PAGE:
- Create detailed regional climate adaptation planning, prioritizing planning for health, sustainability, and liveability of remote Aboriginal communities, low-income households, and other vulnerable groups
- Set more ambitious targets of net zero Council emissions by 2025 and net-zero municipal emissions by 2030.
- Prioritize strategic responses with reference to the key sources of emissions to ensure that responses are targeted, proportional and strategic
- Ensure an evidence-based approach by obtaining sufficient baseline emission profile data and resource ongoing data collection to track performance against targets.
- Include stronger climate risk mitigation in decision-making.
- Adopt specific and measurable interim targets and mandate public reporting on Council performance against those targets on an annual basis (as a minimum).
4. Protecting our environment and cultural heritage, sustainably planning our regions
Local Government to lead the development of an integrated and consultative plan to guide the future development of our regions, built on a commitment to long-term sustainability, social inclusion and the preservation and enjoyment of our natural and cultural heritage.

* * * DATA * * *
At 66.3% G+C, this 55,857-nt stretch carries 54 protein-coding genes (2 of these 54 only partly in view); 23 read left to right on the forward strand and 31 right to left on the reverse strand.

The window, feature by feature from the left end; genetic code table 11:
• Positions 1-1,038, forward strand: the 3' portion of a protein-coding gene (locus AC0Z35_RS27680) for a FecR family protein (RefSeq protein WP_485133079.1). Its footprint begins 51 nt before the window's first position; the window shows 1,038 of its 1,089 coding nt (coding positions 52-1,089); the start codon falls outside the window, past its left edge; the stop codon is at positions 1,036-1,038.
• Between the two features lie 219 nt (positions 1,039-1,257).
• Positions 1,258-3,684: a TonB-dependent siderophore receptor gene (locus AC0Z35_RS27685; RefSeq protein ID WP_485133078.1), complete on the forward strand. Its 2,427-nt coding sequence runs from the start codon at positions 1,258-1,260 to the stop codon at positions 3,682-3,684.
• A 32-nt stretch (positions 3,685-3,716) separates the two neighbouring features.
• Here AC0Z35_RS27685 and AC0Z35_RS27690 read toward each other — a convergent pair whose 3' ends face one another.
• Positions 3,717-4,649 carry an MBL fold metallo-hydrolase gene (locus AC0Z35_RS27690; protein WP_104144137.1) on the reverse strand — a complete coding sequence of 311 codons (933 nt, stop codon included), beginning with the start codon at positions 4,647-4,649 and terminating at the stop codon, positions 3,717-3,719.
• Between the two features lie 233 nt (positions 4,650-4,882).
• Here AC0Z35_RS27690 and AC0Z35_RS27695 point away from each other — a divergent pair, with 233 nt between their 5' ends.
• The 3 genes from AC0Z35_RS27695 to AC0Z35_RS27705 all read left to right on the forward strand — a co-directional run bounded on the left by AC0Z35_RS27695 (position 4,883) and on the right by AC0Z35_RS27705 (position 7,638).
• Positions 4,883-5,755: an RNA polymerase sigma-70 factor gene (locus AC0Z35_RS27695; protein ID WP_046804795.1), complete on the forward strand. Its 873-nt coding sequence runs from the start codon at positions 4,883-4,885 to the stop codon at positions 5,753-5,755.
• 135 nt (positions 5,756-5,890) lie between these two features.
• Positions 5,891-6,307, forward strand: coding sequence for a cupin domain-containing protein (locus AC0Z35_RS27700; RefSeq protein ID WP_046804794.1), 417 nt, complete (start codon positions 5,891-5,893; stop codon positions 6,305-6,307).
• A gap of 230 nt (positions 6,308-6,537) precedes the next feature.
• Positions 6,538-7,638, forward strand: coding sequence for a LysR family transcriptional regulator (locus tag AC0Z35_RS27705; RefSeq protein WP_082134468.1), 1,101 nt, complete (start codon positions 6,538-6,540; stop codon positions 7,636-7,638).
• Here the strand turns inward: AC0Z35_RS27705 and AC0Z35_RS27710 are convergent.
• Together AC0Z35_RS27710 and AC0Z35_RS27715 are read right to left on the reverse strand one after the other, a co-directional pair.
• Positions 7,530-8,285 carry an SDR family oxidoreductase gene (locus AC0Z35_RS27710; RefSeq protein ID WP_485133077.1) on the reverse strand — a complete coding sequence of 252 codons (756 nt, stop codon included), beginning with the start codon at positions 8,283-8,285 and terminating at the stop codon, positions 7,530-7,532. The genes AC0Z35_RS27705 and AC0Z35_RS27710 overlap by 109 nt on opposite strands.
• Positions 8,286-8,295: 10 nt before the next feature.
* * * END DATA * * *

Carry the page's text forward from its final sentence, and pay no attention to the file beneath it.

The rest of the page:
- Ensure Indigenous Caring for Country knowledge and practice is embedded in all Council land, water, sea and fire management plans and that cultural heritage is protected from inappropriate development.
- Create and lobby for ongoing jobs in nature restoration on Council land; assisting restoration efforts on Crown and private land; and green space improvement and maintenance.
- Guarantee public access points for all waterways in local government areas.
- Dedicate more Council resources in the fight against dangerous weeds like Gamba and Buffel Grass. More assistance for landholders to manage dangerous weeds on their land, building on existing efforts. This could include a community lending library for weed management assets like slashers; coordinating and resourcing community groups to help vulnerable landholders manage weeds on their land; and organising weed education for new landholders and residents.
5. STRENGTHEN CIVIC PARTICIPATION AND SOCIAL INCLUSION
- Council commits to the creation of safe and welcoming towns, built on care and social inclusion for all our diverse local communities.
- Council to improve methods of civic participation in the planning and governance of our regions, through a commitment to the equitable and transparent representation of our diverse communities.
- Council will work to combat social exclusion, improve representation and access to social services within local government particularly for Aboriginal communities, people from culturally and linguistically diverse backgrounds, people with a disability, women, young people, and LGBTIQ+ communities. This can be achieved through the production of resources and information in a range of local languages, the hosting of civic education sessions on local government processes and issues, and the broader invitation to participate in advisory roles and committees to inform council policy.